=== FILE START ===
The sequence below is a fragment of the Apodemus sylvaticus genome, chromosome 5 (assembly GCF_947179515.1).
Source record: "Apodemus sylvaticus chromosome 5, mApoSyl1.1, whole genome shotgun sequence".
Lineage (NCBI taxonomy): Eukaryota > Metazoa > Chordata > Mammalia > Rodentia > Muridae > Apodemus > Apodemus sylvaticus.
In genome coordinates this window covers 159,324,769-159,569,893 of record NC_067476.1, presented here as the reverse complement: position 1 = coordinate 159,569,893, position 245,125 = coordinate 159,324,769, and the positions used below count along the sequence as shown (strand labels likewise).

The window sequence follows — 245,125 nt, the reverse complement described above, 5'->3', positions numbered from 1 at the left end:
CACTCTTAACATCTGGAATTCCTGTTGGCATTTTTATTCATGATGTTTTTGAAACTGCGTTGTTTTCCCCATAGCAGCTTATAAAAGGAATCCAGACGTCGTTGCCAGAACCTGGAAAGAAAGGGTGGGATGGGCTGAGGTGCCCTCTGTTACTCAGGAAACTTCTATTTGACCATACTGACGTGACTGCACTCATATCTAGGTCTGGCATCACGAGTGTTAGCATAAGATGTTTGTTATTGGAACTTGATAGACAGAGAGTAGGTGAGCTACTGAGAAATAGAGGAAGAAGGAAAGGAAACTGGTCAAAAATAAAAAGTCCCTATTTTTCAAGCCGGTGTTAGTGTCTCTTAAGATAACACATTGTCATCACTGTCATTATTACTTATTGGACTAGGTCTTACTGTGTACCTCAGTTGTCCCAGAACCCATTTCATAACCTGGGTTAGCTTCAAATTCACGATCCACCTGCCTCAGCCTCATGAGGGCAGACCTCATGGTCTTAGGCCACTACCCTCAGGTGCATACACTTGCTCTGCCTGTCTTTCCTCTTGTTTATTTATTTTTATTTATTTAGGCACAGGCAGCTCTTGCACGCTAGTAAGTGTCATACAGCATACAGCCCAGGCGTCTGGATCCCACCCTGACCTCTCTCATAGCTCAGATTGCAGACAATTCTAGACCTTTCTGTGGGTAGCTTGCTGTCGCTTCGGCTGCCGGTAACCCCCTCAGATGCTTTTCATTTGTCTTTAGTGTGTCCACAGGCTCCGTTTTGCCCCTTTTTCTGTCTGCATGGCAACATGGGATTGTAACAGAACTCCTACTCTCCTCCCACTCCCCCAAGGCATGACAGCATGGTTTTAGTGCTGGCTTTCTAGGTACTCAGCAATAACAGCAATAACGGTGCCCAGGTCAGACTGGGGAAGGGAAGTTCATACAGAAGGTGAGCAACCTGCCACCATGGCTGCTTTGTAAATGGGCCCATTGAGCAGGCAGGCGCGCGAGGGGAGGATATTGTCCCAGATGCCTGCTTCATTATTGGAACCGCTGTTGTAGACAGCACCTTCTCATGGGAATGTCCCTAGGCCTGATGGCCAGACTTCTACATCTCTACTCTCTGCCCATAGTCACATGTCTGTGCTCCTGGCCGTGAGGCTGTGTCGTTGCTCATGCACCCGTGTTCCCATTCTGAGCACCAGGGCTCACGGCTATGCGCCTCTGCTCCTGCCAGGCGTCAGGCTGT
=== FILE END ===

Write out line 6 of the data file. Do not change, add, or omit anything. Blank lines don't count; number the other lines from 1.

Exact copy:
CACTCTTAACATCTGGAATTCCTGTTGGCATTTTTATTCATGATGTTTTTGAAACTGCGTTGTTTTCCCCATAGCAGCTTATAAAAGGAATCCAGACGTCGTTGCCAGAACCTGGAAAGAAAGGGTGGGATGGGCTGAGGTGCCCTCTGTTACTCAGGAAACTTCTATTTGACCATACTGACGTGACTGCACTCATATCTAGGTCTGGCATCACGAGTGTTAGCATAAGATGTTTGTTATTGGAACTTGATAGACAGAGAGTAGGTGAGCTACTGAGAAATAGAGGAAGAAGGAAAGGAAACTGGTCAAAAATAAAAAGTCCCTATTTTTCAAGCCGGTGTTAGTGTCTCTTAAGATAACACATTGTCATCACTGTCATTATTACTTATTGGACTAGGTCTTACTGTGTACCTCAGTTGTCCCAGAACCCATTTCATAACCTGGGTTAGCTTCAAATTCACGATCCACCTGCCTCAGCCTCATGAGGGCAGACCTCATGGTCTTAGGCCACTACCCTCAGGTGCATACACTTGCTCTGCCTGTCTTTCCTCTTGTTTATTTATTTTTATTTATTTAGGCACAGGCAGCTCTTGCACGCTAGTAAGTGTCATACAGCATACAGCCCAGGCGTCTGGATCCCACCCTGACCTCTCTCATAGCTCAGATTGCAGACAATTCTAGACCTTTCTGTGGGTAGCTTGCTGTCGCTTCGGCTGCCGGTAACCCCCTCAGATGCTTTTCATTTGTCTTTAGTGTGTCCACAGGCTCCGTTTTGCCCCTTTTTCTGTCTGCATGGCAACATGGGATTGTAACAGAACTCCTACTCTCCTCCCACTCCCCCAAGGCATGACAGCATGGTTTTAGTGCTGGCTTTCTAGGTACTCAGCAATAACAGCAATAACGGTGCCCAGGTCAGACTGGGGAAGGGAAGTTCATACAGAAGGTGAGCAACCTGCCACCATGGCTGCTTTGTAAATGGGCCCATTGAGCAGGCAGGCGCGCGAGGGGAGGATATTGTCCCAGATGCCTGCTTCATTATTGGAACCGCTGTTGTAGACAGCACCTTCTCATGGGAATGTCCCTAGGCCTGATGGCCAGACTTCTACATCTCTACTCTCTGCCCATAGTCACATGTCTGTGCTCCTGGCCGTGAGGCTGTGTCGTTGCTCATGCACCCGTGTTCCCATTCTGAGCACCAGGGCTCACGGCTATGCGCCTCTGCTCCTGCCAGGCGTCAGGCTGT